G’day guys, Malt Liquor Mitch here. And I am here enjoying this beautiful unusually cool day here in the Wide Bay. I managed to keep the air conditioning off all day today. I’m astonished. So lets celebrate this act of mercy on behalf of the sun and enjoy a nice whisky.
In the last post, I tested the basis of single malt whisky, and that it need not cost you an arm and a leg. I briefly touched on the subject of blended whiskies, and that they, though they are not the product of sole distilleries, are still more than adequate drams. There is a wealth of very prestigious labels and bottles on the shelves of many a bottle shop that easily pass the qualifications of a top shelf liquor. That do well to punch above their weight, and their pricetags.
Enter the Dimple – A blended bottle of scotch from the label, Haig. Haig, itself being one of the more successful and exalted labels in Scottish whisky, another label owned by the hugely successful Diageo Corporation. In a blurb, talking themselves up that they “may even be the oldest whisky in the world”. May, being the keyword here. Scotch of all things, may trace it’s roots back almost as ancient as beer and wine. But in the days of Scotland in the middle ages and the neighboring areas of the preexistent United Kingdom, all records are murky at best if not completely predated. Haig oversees the distillation of many bottles in it’s name. With such a number of bottles being pumped out, and in this case, different distilleries to take advantage of, it’s no surprise that the thought eventually crossed the minds of those in charge to blend together a combinations of their whiskies into a blended bottle. Especially in this moment in history, to compete with newly established, now famous blenders of whiskies – Chivas Regal, and Johnnie Walker among others. The Dimple itself, is a classic, and effective pawn in Haig’s campaign. The sales of the bottle, dates back over a hundred and twenty years, first introduced to the market back before the turn of the twentieth-century in eighteen-ninety-three. It’s popularity has held it over for over one hundred and twenty five years, and still exists to this day. It appears in popular culture, often bragging of it’s appearance and consumption in the T.V. series Breaking Bad by the character, Walter White. As well as by James Bond.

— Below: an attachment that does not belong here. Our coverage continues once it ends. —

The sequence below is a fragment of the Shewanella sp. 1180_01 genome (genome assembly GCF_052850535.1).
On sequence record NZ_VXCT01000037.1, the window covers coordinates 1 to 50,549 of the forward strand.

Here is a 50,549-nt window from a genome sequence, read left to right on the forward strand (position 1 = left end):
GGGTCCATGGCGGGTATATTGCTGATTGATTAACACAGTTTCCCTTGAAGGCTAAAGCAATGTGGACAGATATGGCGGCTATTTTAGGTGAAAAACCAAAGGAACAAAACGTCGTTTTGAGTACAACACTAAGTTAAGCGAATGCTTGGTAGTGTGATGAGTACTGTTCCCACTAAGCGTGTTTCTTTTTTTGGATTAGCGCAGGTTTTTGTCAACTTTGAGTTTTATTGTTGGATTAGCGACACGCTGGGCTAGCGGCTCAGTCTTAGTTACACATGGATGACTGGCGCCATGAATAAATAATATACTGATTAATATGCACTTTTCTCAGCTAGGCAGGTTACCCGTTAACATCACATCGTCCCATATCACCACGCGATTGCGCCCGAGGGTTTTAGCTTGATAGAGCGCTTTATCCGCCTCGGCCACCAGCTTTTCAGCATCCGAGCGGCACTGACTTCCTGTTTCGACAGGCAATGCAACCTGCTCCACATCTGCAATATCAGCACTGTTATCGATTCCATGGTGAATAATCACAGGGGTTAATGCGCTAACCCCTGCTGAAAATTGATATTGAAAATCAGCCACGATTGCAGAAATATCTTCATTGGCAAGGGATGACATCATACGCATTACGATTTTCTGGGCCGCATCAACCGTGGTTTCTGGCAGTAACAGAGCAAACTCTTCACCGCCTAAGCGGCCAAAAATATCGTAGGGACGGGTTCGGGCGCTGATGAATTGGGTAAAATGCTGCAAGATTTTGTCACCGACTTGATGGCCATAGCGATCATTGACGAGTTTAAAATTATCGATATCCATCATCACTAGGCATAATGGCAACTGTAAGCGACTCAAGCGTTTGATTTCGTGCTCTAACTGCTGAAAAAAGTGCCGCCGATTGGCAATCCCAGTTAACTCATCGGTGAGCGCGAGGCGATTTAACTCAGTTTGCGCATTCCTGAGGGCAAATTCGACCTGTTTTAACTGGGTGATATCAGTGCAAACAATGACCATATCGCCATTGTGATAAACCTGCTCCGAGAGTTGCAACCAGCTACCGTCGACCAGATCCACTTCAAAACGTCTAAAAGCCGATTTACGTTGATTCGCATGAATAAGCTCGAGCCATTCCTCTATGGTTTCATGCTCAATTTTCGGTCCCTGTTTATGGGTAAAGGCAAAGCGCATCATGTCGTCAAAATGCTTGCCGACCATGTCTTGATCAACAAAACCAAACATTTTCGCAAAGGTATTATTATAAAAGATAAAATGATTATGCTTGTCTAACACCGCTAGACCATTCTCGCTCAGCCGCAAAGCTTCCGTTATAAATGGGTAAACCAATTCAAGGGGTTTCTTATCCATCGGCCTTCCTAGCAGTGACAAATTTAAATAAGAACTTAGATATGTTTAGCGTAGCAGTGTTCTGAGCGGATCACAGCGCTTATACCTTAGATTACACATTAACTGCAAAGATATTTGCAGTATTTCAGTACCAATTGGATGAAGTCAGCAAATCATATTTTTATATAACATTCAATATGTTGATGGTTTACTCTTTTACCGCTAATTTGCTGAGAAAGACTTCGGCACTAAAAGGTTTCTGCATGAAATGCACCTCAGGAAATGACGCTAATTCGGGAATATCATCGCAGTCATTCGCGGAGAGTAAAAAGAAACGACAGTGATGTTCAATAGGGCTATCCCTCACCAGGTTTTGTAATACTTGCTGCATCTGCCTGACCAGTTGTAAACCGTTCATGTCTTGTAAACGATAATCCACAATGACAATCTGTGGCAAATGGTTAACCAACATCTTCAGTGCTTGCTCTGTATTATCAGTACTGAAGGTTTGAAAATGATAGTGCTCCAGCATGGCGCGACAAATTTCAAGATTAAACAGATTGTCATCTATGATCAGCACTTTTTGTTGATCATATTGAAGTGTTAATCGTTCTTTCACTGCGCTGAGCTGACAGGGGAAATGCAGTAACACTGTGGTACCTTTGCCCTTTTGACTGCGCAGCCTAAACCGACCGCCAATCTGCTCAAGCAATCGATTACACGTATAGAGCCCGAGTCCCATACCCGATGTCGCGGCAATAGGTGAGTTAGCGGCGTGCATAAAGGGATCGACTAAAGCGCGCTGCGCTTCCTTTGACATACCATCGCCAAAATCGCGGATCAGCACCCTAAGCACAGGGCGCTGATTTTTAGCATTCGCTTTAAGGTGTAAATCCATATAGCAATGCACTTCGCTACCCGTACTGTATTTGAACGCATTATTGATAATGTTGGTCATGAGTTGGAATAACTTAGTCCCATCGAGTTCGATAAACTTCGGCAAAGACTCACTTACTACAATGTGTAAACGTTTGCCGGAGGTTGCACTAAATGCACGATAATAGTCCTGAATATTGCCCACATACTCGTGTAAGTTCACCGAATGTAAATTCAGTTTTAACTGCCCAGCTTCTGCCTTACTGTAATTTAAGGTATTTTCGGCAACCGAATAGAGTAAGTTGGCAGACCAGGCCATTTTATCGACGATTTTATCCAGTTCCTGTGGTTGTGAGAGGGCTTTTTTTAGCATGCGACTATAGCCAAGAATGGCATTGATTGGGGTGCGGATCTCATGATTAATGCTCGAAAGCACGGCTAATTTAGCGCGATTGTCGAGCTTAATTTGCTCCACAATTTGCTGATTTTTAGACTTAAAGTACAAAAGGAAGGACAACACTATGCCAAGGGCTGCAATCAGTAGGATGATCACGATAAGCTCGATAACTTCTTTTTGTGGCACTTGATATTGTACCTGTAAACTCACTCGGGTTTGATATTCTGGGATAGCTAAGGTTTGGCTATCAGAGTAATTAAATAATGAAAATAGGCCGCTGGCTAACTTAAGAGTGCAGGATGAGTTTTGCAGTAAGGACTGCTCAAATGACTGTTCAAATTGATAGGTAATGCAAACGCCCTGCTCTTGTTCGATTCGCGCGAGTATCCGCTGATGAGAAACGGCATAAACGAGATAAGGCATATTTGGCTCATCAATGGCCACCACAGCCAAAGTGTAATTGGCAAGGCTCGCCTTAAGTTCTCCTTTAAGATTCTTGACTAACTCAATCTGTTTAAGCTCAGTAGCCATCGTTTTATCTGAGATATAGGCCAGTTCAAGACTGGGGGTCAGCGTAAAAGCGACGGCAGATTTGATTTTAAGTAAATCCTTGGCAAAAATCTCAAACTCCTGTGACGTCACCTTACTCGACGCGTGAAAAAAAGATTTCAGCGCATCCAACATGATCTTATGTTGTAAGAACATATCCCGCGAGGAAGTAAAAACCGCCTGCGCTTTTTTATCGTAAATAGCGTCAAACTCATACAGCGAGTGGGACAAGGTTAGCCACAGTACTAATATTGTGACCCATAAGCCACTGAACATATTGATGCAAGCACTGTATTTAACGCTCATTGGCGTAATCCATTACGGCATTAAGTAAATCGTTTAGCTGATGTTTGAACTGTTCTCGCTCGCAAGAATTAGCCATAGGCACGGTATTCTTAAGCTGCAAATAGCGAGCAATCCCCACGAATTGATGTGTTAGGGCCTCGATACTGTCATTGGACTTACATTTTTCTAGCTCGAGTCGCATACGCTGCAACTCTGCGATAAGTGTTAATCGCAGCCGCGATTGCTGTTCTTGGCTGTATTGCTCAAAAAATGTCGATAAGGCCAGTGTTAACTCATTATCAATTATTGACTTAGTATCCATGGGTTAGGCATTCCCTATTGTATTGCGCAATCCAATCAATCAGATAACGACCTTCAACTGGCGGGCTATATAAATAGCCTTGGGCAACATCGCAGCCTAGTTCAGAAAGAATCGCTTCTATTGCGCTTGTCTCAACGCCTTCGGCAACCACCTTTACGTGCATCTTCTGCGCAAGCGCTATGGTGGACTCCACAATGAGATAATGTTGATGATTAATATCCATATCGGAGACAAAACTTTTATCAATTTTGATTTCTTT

The bottle, named after the bottle itself that the malt comes in, the Dimple, for obvious reasons. Or to use it’s full name, the Dimple Pinch. American drinkers, often referring to it simply as the Pinch. The bottle itself, is a beauteous elegant item to behold. With graceful trim of gold and thin, neat labels of crimson. Adorned with a gracefully upturnt cork top, and gold wire wrapping, akin to a fine vintage bottle of Spanish Reserva Rioja. This is definitely one of those bottles you find an excuse to reuse, for purposes determined upon later requisition. You can definitely be forgiven for not wanting to throw this one away. The idea that this is one of those blended scotches that outgun some single malts is planted straight away by the beautifully crafted bottle. The case it comes in, in contrast is unremarkable. A simple cardboard case, albeit glossy. Although disposable without a second thought contrary to the bottle it encases. The liquor inside, in keeping with the inherit style of the bottle displayed so far, is a rich, pure gold-y brown colour. And so I move to taste.
I unwrap the foil and pull upwards. Surprisingly after all this buildup and it’s appearance, it isn’t a cork. Instead it’s a regular old screw cap, it’s even plastic instead of aluminum. A strange sidestep on this malt’s pedigree appearance, but we’ll gloss over this. Upon it’s removal it releases thick, syrupy, fruity noses of raisins, maple, chocolate, brown sugar and turkish delights, with a heat of malt. Extremely unexpected, no gruff or earthy aroma of peat smoke as expected of a scotch. I’m apprehensive that this scotch will be too fruity, and not so much smoky. I pour the scotch into a tumbler over an ice sphere, and the whisky releases new noses of chocolate biscuits; TimTams, and strawberries. So let’s taste to see what this is really like. Thankfully, there’s some peat. So I can relax. But this isn’t what you would call dominantly smokey. Certainly, there’s some earthiness, but it is also balanced with a generous sensation of sweetness that can only be compared to fresh, moist fruit. On the tip of the tongue, a taste of white sugar after a cool, refreshing wash of raspberry, with a foreboding background and an aftertaste of peat. A whisky of smoothness abound, with an ever present sting of spice and smoke to remind you you’re not drinking water. As a taste, we’ll sum it up as a fresh punnet of strawberries and a cigar.
To summarize: Don’t be fooled by the first impressions of fruitiness. This is still a genuine scotch. It tastes just as good as it looks. Smoothness that eases you in, and a soft low burn in your chest to soothe away your troubles. Cheers